Sports and politics have gotten into a bit of a spat.
Championship teams spurning White House visits or having their invitations rescinded; Massive outrage from politicians about athlete behavior during pregame anthems; Everything seemingly coming to a head as U.S. Vice President Mike Pence left an NFL game proclaiming disgust with the disrespect he witnessed.
So where did it all go wrong? Sports and politics have exchanged knowing glances, caressed, and outright intermarried for decades. Now they want to throw things around the kitchen and scream about how their respective mothers-in-law never liked them anyway?
Will they call it a clean break, agree to joint custody, and move on from each other? Or does the relationship have a future?
What does sport get out of its cuddle with politics? Well, you could make the case that sports married politics for the money. Politicians facilitate the inclusion of tax dollars in the construction of stadia and sometimes other buildings for most high-level teams. Politicos help sportos in other ways sometimes, too, like antitrust exemptions and even direct athlete stipends in some countries and eras.
How about politicians? What do they get out of their trysts with sport? Prestige could be a motivator for many, as being associated with big-time sports creates exposure and association useful for re-election campaigns. Some politicians may also truly believe the public interest (however that concept may be defined) benefits of directing tax dollars toward expensive ballparks and arenas outweigh the costs. Elected officials would seem as likely as any other group of people to be sports fans, so they may also take pleasure in sport for its intrinsic qualities.
Sometimes, though, domestic disputes sully the cozy relationship. A Congressional committee might want to exercise power over what substances athletes consume. Athletes may speak out against a candidate or officeholder who espouses policies with which they disagree.
Sometimes those disputes escalate. They go from “Are we really having that again for dinner” to “Are you trying to poison me with this %*!# garbage?!” The president suggests changing tax policy that affects a league is a big thing. So is a demonstrative action from a sitting (or standing-up-and-leaving-early) vice-president, whether you think it a legitimate gesture or expensive publicity stunt. And when a national ESPN anchor calls the chief executive a “white supremacist,” that’s a big deal, too.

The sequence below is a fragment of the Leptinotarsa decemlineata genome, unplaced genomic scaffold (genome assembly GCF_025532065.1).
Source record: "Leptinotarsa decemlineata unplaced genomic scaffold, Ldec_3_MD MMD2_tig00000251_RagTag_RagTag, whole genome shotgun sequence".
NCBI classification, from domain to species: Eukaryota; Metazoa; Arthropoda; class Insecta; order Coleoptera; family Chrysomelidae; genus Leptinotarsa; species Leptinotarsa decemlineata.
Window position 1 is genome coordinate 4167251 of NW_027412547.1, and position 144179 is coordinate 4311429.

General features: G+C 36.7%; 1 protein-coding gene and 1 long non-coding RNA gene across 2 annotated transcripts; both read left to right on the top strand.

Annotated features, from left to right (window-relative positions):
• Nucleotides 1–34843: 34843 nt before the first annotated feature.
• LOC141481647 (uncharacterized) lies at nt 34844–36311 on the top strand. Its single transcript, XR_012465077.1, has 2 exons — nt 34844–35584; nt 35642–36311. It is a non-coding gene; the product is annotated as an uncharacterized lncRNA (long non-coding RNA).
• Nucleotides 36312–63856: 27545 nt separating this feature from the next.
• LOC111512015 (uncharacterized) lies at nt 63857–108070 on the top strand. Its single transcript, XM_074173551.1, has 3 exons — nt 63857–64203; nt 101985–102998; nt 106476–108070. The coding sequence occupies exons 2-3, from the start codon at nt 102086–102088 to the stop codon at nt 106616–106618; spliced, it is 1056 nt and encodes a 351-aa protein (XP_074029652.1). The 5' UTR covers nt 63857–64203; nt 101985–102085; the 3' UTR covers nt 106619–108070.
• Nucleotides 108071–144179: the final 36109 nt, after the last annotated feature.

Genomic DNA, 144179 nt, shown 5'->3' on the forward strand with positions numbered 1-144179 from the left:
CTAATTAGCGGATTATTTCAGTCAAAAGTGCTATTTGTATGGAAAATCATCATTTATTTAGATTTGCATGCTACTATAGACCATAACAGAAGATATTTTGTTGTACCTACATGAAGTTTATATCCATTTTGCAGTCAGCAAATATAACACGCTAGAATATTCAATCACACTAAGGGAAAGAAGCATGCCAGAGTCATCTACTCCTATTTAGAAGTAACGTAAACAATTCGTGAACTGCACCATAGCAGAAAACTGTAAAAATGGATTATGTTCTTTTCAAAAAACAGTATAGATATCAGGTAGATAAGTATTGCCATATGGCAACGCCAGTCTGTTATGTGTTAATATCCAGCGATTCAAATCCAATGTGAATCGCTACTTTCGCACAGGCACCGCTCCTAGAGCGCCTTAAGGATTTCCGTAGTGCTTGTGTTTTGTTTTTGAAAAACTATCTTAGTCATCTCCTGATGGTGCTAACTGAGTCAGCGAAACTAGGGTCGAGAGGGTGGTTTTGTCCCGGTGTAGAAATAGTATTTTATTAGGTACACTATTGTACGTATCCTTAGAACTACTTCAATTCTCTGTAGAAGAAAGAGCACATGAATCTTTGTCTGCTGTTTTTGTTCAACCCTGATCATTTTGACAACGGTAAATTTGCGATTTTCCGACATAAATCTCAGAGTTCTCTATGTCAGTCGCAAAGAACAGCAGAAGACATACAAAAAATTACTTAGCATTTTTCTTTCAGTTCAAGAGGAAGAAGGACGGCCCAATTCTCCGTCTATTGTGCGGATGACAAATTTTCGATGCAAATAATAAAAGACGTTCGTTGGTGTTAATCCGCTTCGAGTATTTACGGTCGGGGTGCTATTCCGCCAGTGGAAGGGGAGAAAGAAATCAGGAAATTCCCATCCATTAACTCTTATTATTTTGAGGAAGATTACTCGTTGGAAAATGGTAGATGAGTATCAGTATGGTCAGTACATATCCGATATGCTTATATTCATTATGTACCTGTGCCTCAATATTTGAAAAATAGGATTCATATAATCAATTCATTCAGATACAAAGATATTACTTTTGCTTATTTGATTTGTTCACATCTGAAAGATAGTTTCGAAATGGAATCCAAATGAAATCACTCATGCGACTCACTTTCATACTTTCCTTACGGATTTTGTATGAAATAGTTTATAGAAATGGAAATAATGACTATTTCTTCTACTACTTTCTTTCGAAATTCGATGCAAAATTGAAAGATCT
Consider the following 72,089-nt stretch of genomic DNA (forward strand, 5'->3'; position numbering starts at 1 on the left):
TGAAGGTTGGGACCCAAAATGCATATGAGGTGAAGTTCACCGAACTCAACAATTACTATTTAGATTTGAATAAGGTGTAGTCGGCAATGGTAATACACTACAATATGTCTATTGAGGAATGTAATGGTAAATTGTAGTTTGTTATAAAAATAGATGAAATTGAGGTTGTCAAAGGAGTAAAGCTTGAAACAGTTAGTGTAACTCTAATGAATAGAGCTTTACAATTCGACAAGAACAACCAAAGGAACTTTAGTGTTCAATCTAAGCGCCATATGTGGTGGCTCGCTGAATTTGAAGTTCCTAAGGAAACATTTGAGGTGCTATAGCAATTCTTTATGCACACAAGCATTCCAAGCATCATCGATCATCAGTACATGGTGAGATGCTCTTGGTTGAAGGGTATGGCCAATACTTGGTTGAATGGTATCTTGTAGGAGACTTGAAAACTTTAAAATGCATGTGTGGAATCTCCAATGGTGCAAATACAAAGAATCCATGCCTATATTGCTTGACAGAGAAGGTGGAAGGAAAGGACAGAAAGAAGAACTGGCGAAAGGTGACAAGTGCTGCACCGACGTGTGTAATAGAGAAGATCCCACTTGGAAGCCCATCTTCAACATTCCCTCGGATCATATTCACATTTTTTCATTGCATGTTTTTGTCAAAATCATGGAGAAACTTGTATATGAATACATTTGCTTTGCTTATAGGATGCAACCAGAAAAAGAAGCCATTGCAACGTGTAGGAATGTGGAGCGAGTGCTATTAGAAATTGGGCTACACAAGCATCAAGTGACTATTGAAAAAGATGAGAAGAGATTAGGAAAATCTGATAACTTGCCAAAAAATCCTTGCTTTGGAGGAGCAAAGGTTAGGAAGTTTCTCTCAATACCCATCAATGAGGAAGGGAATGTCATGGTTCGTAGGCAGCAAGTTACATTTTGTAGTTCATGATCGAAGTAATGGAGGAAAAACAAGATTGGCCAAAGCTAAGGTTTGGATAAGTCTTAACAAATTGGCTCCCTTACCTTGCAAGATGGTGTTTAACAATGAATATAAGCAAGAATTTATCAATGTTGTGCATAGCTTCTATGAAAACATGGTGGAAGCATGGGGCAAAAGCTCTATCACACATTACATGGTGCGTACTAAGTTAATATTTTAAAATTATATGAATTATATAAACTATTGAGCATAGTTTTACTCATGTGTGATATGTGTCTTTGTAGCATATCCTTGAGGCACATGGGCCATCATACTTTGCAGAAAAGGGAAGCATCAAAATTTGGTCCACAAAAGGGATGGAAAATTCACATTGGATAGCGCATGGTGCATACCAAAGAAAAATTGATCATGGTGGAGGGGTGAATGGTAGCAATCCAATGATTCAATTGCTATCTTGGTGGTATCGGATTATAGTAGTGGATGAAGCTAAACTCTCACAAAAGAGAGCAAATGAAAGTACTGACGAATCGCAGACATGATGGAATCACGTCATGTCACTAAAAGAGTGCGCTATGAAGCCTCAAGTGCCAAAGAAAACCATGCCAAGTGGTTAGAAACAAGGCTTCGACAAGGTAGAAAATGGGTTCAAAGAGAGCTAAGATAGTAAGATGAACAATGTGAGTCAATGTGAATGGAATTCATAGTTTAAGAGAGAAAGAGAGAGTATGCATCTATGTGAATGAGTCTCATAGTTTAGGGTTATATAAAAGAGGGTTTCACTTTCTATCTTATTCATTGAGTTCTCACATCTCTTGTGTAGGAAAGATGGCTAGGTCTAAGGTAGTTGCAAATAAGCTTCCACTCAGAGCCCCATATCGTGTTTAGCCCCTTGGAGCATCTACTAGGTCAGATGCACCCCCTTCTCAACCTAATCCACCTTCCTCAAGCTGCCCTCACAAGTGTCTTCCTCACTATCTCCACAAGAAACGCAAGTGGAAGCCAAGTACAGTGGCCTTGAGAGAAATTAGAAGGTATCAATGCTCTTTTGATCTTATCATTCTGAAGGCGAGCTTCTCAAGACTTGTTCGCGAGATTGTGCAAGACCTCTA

Athletes might not realize that political subsidies and labor rules have helped make them a lot of money over the years, but if they do, taking stances (or knees) that could jeopardize such setups seems additionally courageous.
So what will happen with this marriage? Trying to see things from the other person’s point of view can be a good starting point to fixing a relationship. Politicians, for instance, could consider the policy recommendations NFL players Malcolm Jenkins, Anquan Boldin, Torrey Smith, and Michael Bennett made in a memo to their league’s commissioner, Roger Goodell. Those same players and other sporting personnel might examine the motivations of politicians and determine whether they should really have been in bed with them in the first place, no matter how the liaison has contributed to their material wealth. But they might also keep in mind that for all the political system’s flaws, it’s still not full of East German officials who forcibly dope their own athletes and ancient Roman emperors who could thrust the disfavored into unequal (and often fatal) “sporting” competitions.
Thoughtful, in-depth reflection can be difficult when you’ve decided your spouse is the scum of the earth. But a key point of the ancient Olympics Games was to put aside disputes of state and come together for sport. You’d love to see this modern couple learn from its elders.